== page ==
Legislation making its way through Congress could have a damaging impact on future US offshore oil and gas projects.
The Coast Guard Authorization Act of 2019 could prohibit foreign-flag heavylift crane vessels capable of hoisting 1,000 tonnes from performing the cargo-laden short movements necessary to build offshore. Unless waivers can be obtained, that could scuttle new projects.
“For a few years now, since at least 2012, there has been some confusion in the industry about short movements, or what people would consider de minimis movements, of heavylift vessels,” said Washington-based maritime lawyer Charlie Papavizas, a partner at Winston & Strawn.
“Why not just use US heavylift vessels? There weren’t any.”
The Jones Act, the century-old cabotage law mandating that all cargo transported between domestic ports is done on US-owned, crewed and built ships, covers heavylift crane ships.
On offshore projects, those highly specialised vessels lift equipment off barges and transport them the last mile to the site for installation. Offshore oilfield operators carry out the work for safety purposes, sometimes at the behest of the federal government, but it is a technical violation of the Jones Act.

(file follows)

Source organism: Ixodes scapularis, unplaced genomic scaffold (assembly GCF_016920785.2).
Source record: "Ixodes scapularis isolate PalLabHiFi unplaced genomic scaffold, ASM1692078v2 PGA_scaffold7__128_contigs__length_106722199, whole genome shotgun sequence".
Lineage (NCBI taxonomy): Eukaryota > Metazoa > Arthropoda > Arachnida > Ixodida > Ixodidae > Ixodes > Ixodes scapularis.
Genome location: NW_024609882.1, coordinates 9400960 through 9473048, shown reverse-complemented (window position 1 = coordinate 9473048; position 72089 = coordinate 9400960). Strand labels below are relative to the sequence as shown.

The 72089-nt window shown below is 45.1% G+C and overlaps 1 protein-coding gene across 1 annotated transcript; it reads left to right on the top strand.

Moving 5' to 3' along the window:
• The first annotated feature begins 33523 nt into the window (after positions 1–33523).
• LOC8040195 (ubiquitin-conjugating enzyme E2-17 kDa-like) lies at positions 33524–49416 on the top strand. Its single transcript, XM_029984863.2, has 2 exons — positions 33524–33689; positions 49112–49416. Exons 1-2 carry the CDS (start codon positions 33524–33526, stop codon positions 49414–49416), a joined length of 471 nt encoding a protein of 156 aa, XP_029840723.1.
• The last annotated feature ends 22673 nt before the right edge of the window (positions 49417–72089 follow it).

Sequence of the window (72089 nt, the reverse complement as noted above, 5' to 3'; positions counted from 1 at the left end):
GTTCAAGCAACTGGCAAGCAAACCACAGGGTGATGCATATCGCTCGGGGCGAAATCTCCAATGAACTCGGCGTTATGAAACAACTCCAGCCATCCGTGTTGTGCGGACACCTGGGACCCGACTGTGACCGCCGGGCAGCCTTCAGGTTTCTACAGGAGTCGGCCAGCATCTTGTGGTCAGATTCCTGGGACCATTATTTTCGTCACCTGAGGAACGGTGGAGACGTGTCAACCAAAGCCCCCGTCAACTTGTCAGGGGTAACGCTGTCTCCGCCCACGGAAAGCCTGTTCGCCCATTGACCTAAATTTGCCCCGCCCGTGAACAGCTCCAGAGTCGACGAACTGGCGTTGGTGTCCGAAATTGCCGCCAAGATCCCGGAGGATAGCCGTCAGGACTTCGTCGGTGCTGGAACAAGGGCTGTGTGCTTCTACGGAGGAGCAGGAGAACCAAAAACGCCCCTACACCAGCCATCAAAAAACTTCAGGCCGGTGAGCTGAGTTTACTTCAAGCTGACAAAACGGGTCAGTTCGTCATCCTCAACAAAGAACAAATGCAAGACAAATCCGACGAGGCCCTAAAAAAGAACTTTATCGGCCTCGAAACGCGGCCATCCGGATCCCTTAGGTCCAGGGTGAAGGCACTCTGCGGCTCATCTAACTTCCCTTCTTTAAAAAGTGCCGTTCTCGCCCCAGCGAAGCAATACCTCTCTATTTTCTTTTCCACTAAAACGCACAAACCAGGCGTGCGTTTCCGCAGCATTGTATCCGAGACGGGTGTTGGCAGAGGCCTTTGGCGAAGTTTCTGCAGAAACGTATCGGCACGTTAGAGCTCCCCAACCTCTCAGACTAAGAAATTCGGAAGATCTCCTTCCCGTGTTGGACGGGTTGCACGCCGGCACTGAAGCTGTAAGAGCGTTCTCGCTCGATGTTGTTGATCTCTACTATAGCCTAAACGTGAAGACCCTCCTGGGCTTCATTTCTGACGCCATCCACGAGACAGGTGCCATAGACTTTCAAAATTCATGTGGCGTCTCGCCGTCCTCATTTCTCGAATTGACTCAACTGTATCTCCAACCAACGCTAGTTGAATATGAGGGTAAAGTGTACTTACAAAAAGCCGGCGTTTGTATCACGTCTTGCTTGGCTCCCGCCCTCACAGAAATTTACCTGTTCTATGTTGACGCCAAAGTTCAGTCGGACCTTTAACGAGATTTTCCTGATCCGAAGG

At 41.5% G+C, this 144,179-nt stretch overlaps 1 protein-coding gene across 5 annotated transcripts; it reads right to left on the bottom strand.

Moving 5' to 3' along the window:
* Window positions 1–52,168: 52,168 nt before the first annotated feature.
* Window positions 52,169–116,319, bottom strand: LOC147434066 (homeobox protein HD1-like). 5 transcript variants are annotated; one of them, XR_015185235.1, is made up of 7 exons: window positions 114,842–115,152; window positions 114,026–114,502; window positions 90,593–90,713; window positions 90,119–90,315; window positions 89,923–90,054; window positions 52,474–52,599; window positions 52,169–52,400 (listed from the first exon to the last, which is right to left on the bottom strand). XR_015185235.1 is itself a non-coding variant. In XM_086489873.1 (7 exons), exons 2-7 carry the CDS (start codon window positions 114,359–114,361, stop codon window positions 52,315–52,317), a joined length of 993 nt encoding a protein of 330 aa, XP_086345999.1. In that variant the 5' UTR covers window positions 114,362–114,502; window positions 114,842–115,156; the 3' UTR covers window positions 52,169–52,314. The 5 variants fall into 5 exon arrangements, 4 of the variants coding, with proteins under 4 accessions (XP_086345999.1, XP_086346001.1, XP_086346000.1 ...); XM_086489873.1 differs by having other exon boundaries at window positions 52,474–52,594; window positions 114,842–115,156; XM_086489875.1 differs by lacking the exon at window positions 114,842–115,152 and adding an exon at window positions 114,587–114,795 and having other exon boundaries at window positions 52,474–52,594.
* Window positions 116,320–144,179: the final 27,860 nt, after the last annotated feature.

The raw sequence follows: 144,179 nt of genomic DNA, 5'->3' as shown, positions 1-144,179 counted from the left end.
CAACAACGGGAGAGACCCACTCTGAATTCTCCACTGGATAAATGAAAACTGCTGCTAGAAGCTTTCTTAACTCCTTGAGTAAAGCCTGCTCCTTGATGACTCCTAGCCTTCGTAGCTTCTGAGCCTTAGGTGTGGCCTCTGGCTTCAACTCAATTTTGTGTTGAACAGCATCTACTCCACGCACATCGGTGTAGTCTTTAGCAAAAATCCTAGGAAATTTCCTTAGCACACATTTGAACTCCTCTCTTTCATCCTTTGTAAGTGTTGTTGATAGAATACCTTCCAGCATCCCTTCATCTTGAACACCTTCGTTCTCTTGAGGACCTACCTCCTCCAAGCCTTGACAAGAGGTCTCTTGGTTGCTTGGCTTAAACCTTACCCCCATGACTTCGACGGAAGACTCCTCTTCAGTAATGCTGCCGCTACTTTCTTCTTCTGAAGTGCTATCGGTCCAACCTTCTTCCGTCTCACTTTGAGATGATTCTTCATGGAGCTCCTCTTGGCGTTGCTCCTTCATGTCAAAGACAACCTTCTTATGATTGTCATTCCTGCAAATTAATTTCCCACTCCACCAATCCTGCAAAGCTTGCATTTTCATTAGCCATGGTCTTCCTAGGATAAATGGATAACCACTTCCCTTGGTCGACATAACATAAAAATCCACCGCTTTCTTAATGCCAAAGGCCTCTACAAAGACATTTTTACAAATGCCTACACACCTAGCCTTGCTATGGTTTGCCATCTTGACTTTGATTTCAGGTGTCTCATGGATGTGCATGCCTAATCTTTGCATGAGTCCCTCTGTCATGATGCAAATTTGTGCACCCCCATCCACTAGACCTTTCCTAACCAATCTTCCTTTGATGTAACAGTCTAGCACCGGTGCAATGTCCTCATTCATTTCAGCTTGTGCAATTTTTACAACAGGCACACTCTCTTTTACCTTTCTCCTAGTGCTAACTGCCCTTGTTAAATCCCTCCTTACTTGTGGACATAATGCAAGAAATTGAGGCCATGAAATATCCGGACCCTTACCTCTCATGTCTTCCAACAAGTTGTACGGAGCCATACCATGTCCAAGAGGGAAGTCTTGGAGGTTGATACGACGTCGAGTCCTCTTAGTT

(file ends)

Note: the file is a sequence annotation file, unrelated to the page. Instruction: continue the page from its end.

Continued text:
The bill before the House of Representatives, expected to clear Congress in the autumn, requires the Department of Transportation to find out whether there are any Jones Act-compliant vessels capable of such lifts before giving the go-ahead to foreign ones.
The process would probably hold up offshore projects or make them much more expensive — and, the oil and gas industry argues, lead to fewer wells. With fewer wells, there would be less work for ships covered by the Jones Act, such as offshore support vessels and platform support vessels.
Owners of those vessels say the sector is showing signs of life after a multi-year downturn.
“[Oil and gas feels] this will be an impediment, and an unnecessary one,” Papavizas said.